Sweetest little violet,
Delight of every heart;
No flow’ret rare is like thee fair,
None praised as thou art.
BERTHA HIRSCH BARUCH.
August is a word of dire import in the bird-lover’s calendar. It means virtually the end of the bird season. The wooing and nesting and rearing the family are all over, and now looms before the feathered population that annual trouble—the change of dress, the only time in his life—happy soul!—that he has to concern himself about clothes.
In the business of getting a new suit he has more trouble than a fine lady, for he has to shake off the old garments, while getting the new, bit by bit, here a feather and there a feather, today a new wing-quill; tomorrow a new plume on his dainty breast.
OLIVE THORNE MILLER.
CHILDREN IN A CALIFORNIA GARDEN.
Legendry and literature may be taught to your children in the garden. Tell them the pretty story of how Cupid’s mother gave the rose its thorns; the tale of the sensitive plant; and point out to them the equipment of the cacti for their strange, hard life on the desert; the lovely human faces filled with the sweetness of remembrance that we find in the pansy bed. Show them the delight of the swift-flying hummingbird in the red and yellow blossoms of the garden, and the sagacity of the oriole in building his nest near the lantana bush—so attractive to the insects upon which the scamp feeds.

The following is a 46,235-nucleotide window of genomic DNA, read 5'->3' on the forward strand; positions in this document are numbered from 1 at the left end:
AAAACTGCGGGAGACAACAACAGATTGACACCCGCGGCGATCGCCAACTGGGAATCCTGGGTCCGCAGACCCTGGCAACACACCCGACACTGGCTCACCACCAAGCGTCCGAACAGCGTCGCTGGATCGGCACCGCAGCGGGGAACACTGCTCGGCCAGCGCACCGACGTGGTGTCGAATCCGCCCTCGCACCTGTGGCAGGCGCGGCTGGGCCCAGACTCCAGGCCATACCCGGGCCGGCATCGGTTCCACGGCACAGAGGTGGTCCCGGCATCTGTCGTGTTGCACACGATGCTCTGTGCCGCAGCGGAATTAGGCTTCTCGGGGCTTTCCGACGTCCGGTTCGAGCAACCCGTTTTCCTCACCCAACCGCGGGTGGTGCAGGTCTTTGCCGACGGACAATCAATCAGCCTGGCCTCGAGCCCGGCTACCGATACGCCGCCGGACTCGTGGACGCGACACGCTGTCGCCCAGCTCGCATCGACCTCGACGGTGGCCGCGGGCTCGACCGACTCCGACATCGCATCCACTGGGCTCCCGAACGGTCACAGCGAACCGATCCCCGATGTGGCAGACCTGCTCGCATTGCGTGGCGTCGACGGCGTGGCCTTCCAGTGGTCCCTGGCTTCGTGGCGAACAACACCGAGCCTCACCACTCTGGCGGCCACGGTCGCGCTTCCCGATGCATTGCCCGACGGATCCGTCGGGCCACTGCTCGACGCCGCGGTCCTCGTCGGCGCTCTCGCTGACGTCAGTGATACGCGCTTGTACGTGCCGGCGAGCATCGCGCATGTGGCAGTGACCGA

BELLE SUMNER ANGIER,
in The Garden Book of California.
ON JOAQUIN MILLER.
Sierra’s poet! high and pure thy
Enthroned doth sit amongst the stars and snows;
And from thy harp olympian music flows,
Of glacier heights and gleaming mountain dews.
Of western sea and burning sunset hues.
And we who look up—who on the plain repose,
And catch faint glimpses of the mount that throws
Athwart thy poet-sight diviner views.
And not alone from starry shrine is strung
Thy lyre, but timed to gentler lay,
That sings of children, motherhood and home,
And lifts our hearts and lives to sweeter day.
Oh, bard of Nature’s heart! thy name will rest
Immortal in thy land—our Golden West!
in Sunset Magazine.
The pessimist leads us into a land of desolation. He makes for the sight blossoms of ugliness; for the smell repellant odors; for the taste bitterness and gall; for the hearing harsh discord, and death for the touch that is the only relief from a desert whose scrawny life lives but to distress us.